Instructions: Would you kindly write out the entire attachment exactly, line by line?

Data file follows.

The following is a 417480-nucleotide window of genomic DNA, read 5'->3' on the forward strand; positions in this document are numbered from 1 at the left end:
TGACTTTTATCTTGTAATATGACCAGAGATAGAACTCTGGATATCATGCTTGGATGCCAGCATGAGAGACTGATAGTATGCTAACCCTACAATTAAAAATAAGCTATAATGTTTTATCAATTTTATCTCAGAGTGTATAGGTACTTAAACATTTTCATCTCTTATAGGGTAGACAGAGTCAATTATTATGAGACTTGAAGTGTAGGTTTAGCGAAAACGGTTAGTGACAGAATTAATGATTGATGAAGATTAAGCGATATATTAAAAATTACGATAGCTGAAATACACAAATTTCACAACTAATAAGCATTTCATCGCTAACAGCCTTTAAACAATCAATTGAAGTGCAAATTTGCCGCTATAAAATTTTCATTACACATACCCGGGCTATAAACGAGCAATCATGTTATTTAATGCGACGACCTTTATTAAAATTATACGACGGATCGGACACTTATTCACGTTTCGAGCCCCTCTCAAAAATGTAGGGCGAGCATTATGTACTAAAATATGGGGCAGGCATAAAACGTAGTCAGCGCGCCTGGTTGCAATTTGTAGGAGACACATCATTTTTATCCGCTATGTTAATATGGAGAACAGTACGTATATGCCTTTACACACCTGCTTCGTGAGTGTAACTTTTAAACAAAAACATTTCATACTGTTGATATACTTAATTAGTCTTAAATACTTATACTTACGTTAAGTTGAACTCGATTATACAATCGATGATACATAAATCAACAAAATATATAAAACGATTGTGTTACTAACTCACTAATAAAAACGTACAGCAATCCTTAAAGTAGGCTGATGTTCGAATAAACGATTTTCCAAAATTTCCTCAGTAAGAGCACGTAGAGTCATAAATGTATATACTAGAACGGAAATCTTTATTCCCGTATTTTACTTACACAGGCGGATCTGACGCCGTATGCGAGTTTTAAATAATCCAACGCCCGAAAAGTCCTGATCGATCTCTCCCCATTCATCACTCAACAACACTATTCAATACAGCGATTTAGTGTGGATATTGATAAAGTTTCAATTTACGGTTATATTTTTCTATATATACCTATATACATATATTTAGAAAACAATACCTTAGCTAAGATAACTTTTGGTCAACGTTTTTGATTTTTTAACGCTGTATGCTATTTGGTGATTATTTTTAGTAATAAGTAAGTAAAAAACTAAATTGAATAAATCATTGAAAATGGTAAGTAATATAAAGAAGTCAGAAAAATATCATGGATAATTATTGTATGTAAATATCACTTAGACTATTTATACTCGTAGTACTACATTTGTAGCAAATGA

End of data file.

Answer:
The following is a 417480-nucleotide window of genomic DNA, read 5'->3' on the forward strand; positions in this document are numbered from 1 at the left end:
TGACTTTTATCTTGTAATATGACCAGAGATAGAACTCTGGATATCATGCTTGGATGCCAGCATGAGAGACTGATAGTATGCTAACCCTACAATTAAAAATAAGCTATAATGTTTTATCAATTTTATCTCAGAGTGTATAGGTACTTAAACATTTTCATCTCTTATAGGGTAGACAGAGTCAATTATTATGAGACTTGAAGTGTAGGTTTAGCGAAAACGGTTAGTGACAGAATTAATGATTGATGAAGATTAAGCGATATATTAAAAATTACGATAGCTGAAATACACAAATTTCACAACTAATAAGCATTTCATCGCTAACAGCCTTTAAACAATCAATTGAAGTGCAAATTTGCCGCTATAAAATTTTCATTACACATACCCGGGCTATAAACGAGCAATCATGTTATTTAATGCGACGACCTTTATTAAAATTATACGACGGATCGGACACTTATTCACGTTTCGAGCCCCTCTCAAAAATGTAGGGCGAGCATTATGTACTAAAATATGGGGCAGGCATAAAACGTAGTCAGCGCGCCTGGTTGCAATTTGTAGGAGACACATCATTTTTATCCGCTATGTTAATATGGAGAACAGTACGTATATGCCTTTACACACCTGCTTCGTGAGTGTAACTTTTAAACAAAAACATTTCATACTGTTGATATACTTAATTAGTCTTAAATACTTATACTTACGTTAAGTTGAACTCGATTATACAATCGATGATACATAAATCAACAAAATATATAAAACGATTGTGTTACTAACTCACTAATAAAAACGTACAGCAATCCTTAAAGTAGGCTGATGTTCGAATAAACGATTTTCCAAAATTTCCTCAGTAAGAGCACGTAGAGTCATAAATGTATATACTAGAACGGAAATCTTTATTCCCGTATTTTACTTACACAGGCGGATCTGACGCCGTATGCGAGTTTTAAATAATCCAACGCCCGAAAAGTCCTGATCGATCTCTCCCCATTCATCACTCAACAACACTATTCAATACAGCGATTTAGTGTGGATATTGATAAAGTTTCAATTTACGGTTATATTTTTCTATATATACCTATATACATATATTTAGAAAACAATACCTTAGCTAAGATAACTTTTGGTCAACGTTTTTGATTTTTTAACGCTGTATGCTATTTGGTGATTATTTTTAGTAATAAGTAAGTAAAAAACTAAATTGAATAAATCATTGAAAATGGTAAGTAATATAAAGAAGTCAGAAAAATATCATGGATAATTATTGTATGTAAATATCACTTAGACTATTTATACTCGTAGTACTACATTTGTAGCAAATGA